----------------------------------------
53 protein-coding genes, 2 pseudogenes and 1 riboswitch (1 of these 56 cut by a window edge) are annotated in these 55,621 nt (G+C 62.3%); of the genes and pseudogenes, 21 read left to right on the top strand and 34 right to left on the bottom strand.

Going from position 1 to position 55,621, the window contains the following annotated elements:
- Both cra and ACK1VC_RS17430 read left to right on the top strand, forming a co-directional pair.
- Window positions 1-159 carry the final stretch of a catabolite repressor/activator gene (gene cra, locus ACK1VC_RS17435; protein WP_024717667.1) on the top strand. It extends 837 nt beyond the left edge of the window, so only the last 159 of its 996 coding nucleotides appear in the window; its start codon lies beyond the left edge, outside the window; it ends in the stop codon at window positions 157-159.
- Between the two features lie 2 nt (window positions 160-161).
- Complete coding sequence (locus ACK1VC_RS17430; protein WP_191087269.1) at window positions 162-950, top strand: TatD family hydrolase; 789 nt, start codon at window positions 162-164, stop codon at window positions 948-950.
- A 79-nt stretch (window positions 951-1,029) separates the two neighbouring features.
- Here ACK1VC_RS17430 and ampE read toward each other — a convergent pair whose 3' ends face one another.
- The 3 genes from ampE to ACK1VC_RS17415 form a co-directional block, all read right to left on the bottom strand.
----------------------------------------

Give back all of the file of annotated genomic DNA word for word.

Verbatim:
53 protein-coding genes, 2 pseudogenes and 1 riboswitch (1 of these 56 cut by a window edge) are annotated in these 55,621 nt (G+C 62.3%); of the genes and pseudogenes, 21 read left to right on the top strand and 34 right to left on the bottom strand.

Going from position 1 to position 55,621, the window contains the following annotated elements:
- Both cra and ACK1VC_RS17430 read left to right on the top strand, forming a co-directional pair.
- Window positions 1-159 carry the final stretch of a catabolite repressor/activator gene (gene cra, locus ACK1VC_RS17435; protein WP_024717667.1) on the top strand. It extends 837 nt beyond the left edge of the window, so only the last 159 of its 996 coding nucleotides appear in the window; its start codon lies beyond the left edge, outside the window; it ends in the stop codon at window positions 157-159.
- Between the two features lie 2 nt (window positions 160-161).
- Complete coding sequence (locus ACK1VC_RS17430; protein WP_191087269.1) at window positions 162-950, top strand: TatD family hydrolase; 789 nt, start codon at window positions 162-164, stop codon at window positions 948-950.
- A 79-nt stretch (window positions 951-1,029) separates the two neighbouring features.
- Here ACK1VC_RS17430 and ampE read toward each other — a convergent pair whose 3' ends face one another.
- The 3 genes from ampE to ACK1VC_RS17415 form a co-directional block, all read right to left on the bottom strand.